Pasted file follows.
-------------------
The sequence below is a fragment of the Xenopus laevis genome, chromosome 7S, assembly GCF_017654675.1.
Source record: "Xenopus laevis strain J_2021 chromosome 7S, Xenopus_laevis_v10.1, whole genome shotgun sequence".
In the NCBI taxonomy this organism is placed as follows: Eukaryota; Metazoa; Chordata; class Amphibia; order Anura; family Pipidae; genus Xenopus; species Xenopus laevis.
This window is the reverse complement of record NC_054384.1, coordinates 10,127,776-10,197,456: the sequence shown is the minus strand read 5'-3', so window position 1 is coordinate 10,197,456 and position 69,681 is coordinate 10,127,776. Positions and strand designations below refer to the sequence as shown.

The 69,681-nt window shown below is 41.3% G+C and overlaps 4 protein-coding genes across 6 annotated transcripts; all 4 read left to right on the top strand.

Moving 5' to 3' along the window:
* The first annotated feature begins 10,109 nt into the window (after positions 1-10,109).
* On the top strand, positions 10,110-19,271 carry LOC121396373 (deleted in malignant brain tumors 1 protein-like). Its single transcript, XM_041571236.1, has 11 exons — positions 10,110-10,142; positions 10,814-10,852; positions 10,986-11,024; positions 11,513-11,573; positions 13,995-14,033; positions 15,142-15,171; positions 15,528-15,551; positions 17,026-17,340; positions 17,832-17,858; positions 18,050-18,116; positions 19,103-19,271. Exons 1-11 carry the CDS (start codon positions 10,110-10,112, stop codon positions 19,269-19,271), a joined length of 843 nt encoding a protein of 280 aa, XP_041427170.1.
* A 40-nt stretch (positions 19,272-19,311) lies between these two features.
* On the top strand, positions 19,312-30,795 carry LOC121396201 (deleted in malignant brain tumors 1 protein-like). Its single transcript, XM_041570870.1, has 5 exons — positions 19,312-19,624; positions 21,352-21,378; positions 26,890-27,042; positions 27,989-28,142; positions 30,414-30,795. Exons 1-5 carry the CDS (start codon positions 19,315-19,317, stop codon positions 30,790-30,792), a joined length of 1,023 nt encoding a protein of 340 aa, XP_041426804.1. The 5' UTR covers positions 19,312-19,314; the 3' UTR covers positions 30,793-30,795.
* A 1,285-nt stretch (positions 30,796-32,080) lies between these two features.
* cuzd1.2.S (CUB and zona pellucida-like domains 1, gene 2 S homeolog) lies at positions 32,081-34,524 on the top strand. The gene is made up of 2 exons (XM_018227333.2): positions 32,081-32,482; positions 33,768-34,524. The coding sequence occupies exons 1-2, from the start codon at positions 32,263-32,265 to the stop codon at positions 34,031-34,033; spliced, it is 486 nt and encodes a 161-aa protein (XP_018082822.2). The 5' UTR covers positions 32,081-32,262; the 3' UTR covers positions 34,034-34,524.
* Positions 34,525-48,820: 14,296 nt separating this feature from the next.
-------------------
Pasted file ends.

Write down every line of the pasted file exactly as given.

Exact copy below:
The sequence below is a fragment of the Xenopus laevis genome, chromosome 7S, assembly GCF_017654675.1.
Source record: "Xenopus laevis strain J_2021 chromosome 7S, Xenopus_laevis_v10.1, whole genome shotgun sequence".
In the NCBI taxonomy this organism is placed as follows: Eukaryota; Metazoa; Chordata; class Amphibia; order Anura; family Pipidae; genus Xenopus; species Xenopus laevis.
This window is the reverse complement of record NC_054384.1, coordinates 10,127,776-10,197,456: the sequence shown is the minus strand read 5'-3', so window position 1 is coordinate 10,197,456 and position 69,681 is coordinate 10,127,776. Positions and strand designations below refer to the sequence as shown.

The 69,681-nt window shown below is 41.3% G+C and overlaps 4 protein-coding genes across 6 annotated transcripts; all 4 read left to right on the top strand.

Moving 5' to 3' along the window:
* The first annotated feature begins 10,109 nt into the window (after positions 1-10,109).
* On the top strand, positions 10,110-19,271 carry LOC121396373 (deleted in malignant brain tumors 1 protein-like). Its single transcript, XM_041571236.1, has 11 exons — positions 10,110-10,142; positions 10,814-10,852; positions 10,986-11,024; positions 11,513-11,573; positions 13,995-14,033; positions 15,142-15,171; positions 15,528-15,551; positions 17,026-17,340; positions 17,832-17,858; positions 18,050-18,116; positions 19,103-19,271. Exons 1-11 carry the CDS (start codon positions 10,110-10,112, stop codon positions 19,269-19,271), a joined length of 843 nt encoding a protein of 280 aa, XP_041427170.1.
* A 40-nt stretch (positions 19,272-19,311) lies between these two features.
* On the top strand, positions 19,312-30,795 carry LOC121396201 (deleted in malignant brain tumors 1 protein-like). Its single transcript, XM_041570870.1, has 5 exons — positions 19,312-19,624; positions 21,352-21,378; positions 26,890-27,042; positions 27,989-28,142; positions 30,414-30,795. Exons 1-5 carry the CDS (start codon positions 19,315-19,317, stop codon positions 30,790-30,792), a joined length of 1,023 nt encoding a protein of 340 aa, XP_041426804.1. The 5' UTR covers positions 19,312-19,314; the 3' UTR covers positions 30,793-30,795.
* A 1,285-nt stretch (positions 30,796-32,080) lies between these two features.
* cuzd1.2.S (CUB and zona pellucida-like domains 1, gene 2 S homeolog) lies at positions 32,081-34,524 on the top strand. The gene is made up of 2 exons (XM_018227333.2): positions 32,081-32,482; positions 33,768-34,524. The coding sequence occupies exons 1-2, from the start codon at positions 32,263-32,265 to the stop codon at positions 34,031-34,033; spliced, it is 486 nt and encodes a 161-aa protein (XP_018082822.2). The 5' UTR covers positions 32,081-32,262; the 3' UTR covers positions 34,034-34,524.
* Positions 34,525-48,820: 14,296 nt separating this feature from the next.